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  • 4/9/2011

Ahmad Ebadi

ebadi

Jean During

(1906-1993), one of the outstanding modern masters of Persian music. He played a leading role in popularizing the setAr; the appeal of his performance resulted partly from the development of a new style involving slight technical and acoustical modifications to the instrument.

Ebadi, Ahmad (b. Tehran, 1305/1906, d. 1371 SH./1993; Plate LVI), one of the outstanding modern masters of Persian music. He was a grandson of ?AlI-Akbar FarAhAnI (d. ca. 1275/1858) and a son of MIrzA ?Abd-AllAh (1261-1336/1845-1918), the great masters of their own times. ?EbAdI began accompanying his father on the Zarb (see DRUMS) at the age of seven years, then took lessons on the setAr from his two sisters Mawlud ?Anom and Moluk ?Anom before studying briefly with his father (?AleqI, pp. 128, 453-54) . In 1303 SH./1924, at the age of eighteen years, he appeared in his first public concert, accompanying the singer Moluk ZarrAbI. Subsequently, however, he became an official in the Tehran municipal government and later in the Ministry of Culture (WezArat-e farhang), deferring his public career until 1321 SH./1942 (BehruzI, p. 116). For the next ten years he participated actively in the development of the musical radio series GolhA-ye jAvIdAn, directed by DAwud PIrnIA. It was through the radio that he attracted a growing audience for the setAr. In 1337 SH./1958 he played in concert in Paris and thereafter in several European countries. He continued to perform regularly in Persia until 1358 SH./1979. He generally appeared as a soloist or accompanied by the Zarb and frequented private circles of music lovers, where the special charm of his playing was appreciated.

EbAdI played a leading role in popularizing the setar; the appeal of his performance resulted partly from the development of a new style involving slight technical and acoustical modifications to the instrument, which he undertook upon his disappointment caused by hearing recordings of his own first radio performances.

 In contrast to the traditional style of playing, his own was much less rapid, with sharper contrasts in timbre and intensity and less systematic reliance on the drone on all the strings (During, 1984, pp. 45-46); it was characterized by a rich sonority resulting from a firm and broad attack, made easier by a slight displacement of the strings from the sounding board and the use of strings 10-20 percent thicker than usual. Another of his contributions was a very large number of different tunings (kuk), which allowed him to play the traditional musical modes (dastgAh, q.v.) in unfamiliar tonalities that lent them original coloration (for a list of his tunings, see EbAdI, SHIvahA). On the other hand, EbAdI never shifted the frets of his instrument, which were at fixed intervals (analyzed by During, 1985, pp. 110-18; idem, 1991, pp. 49-52), regardless of the mode. Available recordings include performances of the dastgAhs MAhur and DaShtI (cf. Zonis) and SHIvahA-ye novIn-e kuk-e setAr (cf. EbAdI).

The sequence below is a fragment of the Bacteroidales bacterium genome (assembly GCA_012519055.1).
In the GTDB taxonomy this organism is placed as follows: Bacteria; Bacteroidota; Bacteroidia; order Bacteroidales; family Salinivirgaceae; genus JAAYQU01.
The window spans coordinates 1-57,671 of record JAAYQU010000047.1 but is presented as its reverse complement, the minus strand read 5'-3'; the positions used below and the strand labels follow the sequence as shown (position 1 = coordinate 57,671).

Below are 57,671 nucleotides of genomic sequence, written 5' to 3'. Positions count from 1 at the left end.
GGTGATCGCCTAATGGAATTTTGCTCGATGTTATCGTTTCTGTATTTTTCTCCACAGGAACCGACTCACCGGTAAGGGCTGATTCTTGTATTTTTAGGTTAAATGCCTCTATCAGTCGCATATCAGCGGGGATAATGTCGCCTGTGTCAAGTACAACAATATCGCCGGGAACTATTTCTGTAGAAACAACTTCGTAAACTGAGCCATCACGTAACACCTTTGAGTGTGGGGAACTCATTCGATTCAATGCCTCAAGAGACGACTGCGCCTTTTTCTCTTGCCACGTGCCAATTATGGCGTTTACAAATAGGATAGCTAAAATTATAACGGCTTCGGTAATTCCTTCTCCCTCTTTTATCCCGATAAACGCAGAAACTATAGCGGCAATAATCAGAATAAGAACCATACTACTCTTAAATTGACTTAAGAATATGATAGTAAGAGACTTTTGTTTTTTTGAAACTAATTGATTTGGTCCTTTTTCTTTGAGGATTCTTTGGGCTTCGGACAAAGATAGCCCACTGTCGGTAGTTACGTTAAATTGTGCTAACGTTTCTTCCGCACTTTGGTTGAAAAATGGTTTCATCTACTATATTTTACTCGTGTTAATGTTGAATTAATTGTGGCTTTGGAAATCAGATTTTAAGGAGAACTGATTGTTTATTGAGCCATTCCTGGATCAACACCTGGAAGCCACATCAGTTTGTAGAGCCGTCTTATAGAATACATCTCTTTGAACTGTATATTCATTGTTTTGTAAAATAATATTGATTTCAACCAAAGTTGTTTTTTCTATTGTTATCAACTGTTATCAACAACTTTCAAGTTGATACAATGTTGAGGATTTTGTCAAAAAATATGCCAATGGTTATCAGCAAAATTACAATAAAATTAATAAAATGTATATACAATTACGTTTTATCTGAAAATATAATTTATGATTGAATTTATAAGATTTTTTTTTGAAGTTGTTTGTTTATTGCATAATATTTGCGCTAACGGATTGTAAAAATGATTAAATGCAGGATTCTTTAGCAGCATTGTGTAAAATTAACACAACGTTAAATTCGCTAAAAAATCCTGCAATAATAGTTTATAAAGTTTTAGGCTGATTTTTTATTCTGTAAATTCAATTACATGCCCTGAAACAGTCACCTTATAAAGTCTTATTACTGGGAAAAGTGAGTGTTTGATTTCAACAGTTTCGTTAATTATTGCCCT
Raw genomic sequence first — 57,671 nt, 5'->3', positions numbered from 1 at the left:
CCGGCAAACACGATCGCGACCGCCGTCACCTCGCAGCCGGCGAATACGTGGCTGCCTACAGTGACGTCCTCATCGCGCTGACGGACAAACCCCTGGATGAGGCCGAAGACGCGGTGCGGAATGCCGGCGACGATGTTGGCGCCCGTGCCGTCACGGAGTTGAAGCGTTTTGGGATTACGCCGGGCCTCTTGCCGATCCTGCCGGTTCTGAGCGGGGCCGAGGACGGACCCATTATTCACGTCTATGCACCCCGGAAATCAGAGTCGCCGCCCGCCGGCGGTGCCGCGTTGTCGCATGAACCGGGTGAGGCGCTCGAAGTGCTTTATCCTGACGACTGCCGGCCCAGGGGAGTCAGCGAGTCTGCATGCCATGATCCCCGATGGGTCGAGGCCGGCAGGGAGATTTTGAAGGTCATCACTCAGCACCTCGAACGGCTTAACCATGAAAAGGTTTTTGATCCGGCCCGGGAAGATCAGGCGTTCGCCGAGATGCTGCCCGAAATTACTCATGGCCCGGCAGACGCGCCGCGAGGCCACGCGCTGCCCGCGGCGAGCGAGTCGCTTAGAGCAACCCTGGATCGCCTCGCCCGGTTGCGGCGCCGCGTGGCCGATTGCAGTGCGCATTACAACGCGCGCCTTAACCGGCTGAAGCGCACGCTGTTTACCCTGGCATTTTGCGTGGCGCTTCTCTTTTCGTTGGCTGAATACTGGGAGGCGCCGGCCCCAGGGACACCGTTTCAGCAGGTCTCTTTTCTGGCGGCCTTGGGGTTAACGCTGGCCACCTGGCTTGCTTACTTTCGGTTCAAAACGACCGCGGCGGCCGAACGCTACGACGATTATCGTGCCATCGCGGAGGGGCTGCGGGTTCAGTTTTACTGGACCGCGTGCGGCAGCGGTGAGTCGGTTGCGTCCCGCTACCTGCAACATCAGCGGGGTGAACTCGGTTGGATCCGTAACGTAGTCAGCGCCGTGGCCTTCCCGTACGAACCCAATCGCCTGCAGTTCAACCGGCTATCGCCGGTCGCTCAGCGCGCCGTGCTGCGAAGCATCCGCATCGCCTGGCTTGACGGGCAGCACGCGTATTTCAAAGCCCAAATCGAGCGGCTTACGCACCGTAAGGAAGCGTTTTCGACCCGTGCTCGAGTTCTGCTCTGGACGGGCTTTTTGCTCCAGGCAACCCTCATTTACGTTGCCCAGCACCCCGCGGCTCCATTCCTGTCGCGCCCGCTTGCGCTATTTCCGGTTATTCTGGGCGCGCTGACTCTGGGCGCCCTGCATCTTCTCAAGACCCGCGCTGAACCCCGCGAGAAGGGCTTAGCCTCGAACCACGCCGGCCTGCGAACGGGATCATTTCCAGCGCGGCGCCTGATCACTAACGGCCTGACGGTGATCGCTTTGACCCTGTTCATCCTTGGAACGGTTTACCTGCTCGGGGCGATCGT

EbAdI had no children and trained very few students, but his style inspired not only players of the setAr but also most of the instrumentalists of the period 1329-59 SH./1950-80. Although he was extremely generous with advice, he played no role in transmission of the repertory (radIf), placing innnovative improvisation and development of a personal style above academic knowledge. For EbAdI the setAr had to touch the heart, but, though its tone is naturally melancholy, it had also to be able to express joy; he believed that it should never be played in the open air or in an orchestra, where it could have only a secondary role (BehruzI, p. 119). As for his audience, according to MIrzA Abd-Allah, “Two listeners are not enough; three are too many” (BehruzI, p. 117).

Source: encyclopedia.thefreedictionary.com


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